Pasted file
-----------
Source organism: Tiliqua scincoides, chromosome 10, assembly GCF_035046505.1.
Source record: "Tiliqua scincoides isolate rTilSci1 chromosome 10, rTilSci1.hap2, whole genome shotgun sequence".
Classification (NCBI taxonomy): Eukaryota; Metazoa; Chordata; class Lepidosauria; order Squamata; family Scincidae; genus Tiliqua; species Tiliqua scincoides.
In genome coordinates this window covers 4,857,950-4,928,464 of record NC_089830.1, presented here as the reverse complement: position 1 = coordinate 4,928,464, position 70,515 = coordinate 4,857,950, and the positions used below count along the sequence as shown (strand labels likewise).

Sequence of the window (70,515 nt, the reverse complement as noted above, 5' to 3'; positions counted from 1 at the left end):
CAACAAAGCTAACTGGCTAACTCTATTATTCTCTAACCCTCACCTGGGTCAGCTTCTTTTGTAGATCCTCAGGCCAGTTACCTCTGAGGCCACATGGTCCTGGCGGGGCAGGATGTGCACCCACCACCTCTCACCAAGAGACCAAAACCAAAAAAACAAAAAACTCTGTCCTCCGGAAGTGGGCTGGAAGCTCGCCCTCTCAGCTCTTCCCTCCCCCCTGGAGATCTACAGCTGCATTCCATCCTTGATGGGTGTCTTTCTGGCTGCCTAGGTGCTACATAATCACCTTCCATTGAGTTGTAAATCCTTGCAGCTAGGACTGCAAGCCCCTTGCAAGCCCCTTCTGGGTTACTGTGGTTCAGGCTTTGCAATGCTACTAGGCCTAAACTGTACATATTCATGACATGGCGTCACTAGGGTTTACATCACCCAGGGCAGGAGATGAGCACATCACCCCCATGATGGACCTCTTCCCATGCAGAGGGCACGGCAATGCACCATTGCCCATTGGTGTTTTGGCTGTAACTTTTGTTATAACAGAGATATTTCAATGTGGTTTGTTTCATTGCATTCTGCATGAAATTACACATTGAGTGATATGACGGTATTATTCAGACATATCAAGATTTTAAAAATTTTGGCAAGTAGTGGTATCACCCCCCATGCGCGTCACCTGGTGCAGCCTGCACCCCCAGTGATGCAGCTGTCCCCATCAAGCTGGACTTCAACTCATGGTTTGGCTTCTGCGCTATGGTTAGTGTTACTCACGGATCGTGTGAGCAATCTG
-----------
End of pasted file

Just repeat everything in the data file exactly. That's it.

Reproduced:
Source organism: Tiliqua scincoides, chromosome 10, assembly GCF_035046505.1.
Source record: "Tiliqua scincoides isolate rTilSci1 chromosome 10, rTilSci1.hap2, whole genome shotgun sequence".
Classification (NCBI taxonomy): Eukaryota; Metazoa; Chordata; class Lepidosauria; order Squamata; family Scincidae; genus Tiliqua; species Tiliqua scincoides.
In genome coordinates this window covers 4,857,950-4,928,464 of record NC_089830.1, presented here as the reverse complement: position 1 = coordinate 4,928,464, position 70,515 = coordinate 4,857,950, and the positions used below count along the sequence as shown (strand labels likewise).

Sequence of the window (70,515 nt, the reverse complement as noted above, 5' to 3'; positions counted from 1 at the left end):
CAACAAAGCTAACTGGCTAACTCTATTATTCTCTAACCCTCACCTGGGTCAGCTTCTTTTGTAGATCCTCAGGCCAGTTACCTCTGAGGCCACATGGTCCTGGCGGGGCAGGATGTGCACCCACCACCTCTCACCAAGAGACCAAAACCAAAAAAACAAAAAACTCTGTCCTCCGGAAGTGGGCTGGAAGCTCGCCCTCTCAGCTCTTCCCTCCCCCCTGGAGATCTACAGCTGCATTCCATCCTTGATGGGTGTCTTTCTGGCTGCCTAGGTGCTACATAATCACCTTCCATTGAGTTGTAAATCCTTGCAGCTAGGACTGCAAGCCCCTTGCAAGCCCCTTCTGGGTTACTGTGGTTCAGGCTTTGCAATGCTACTAGGCCTAAACTGTACATATTCATGACATGGCGTCACTAGGGTTTACATCACCCAGGGCAGGAGATGAGCACATCACCCCCATGATGGACCTCTTCCCATGCAGAGGGCACGGCAATGCACCATTGCCCATTGGTGTTTTGGCTGTAACTTTTGTTATAACAGAGATATTTCAATGTGGTTTGTTTCATTGCATTCTGCATGAAATTACACATTGAGTGATATGACGGTATTATTCAGACATATCAAGATTTTAAAAATTTTGGCAAGTAGTGGTATCACCCCCCATGCGCGTCACCTGGTGCAGCCTGCACCCCCAGTGATGCAGCTGTCCCCATCAAGCTGGACTTCAACTCATGGTTTGGCTTCTGCGCTATGGTTAGTGTTACTCACGGATCGTGTGAGCAATCTG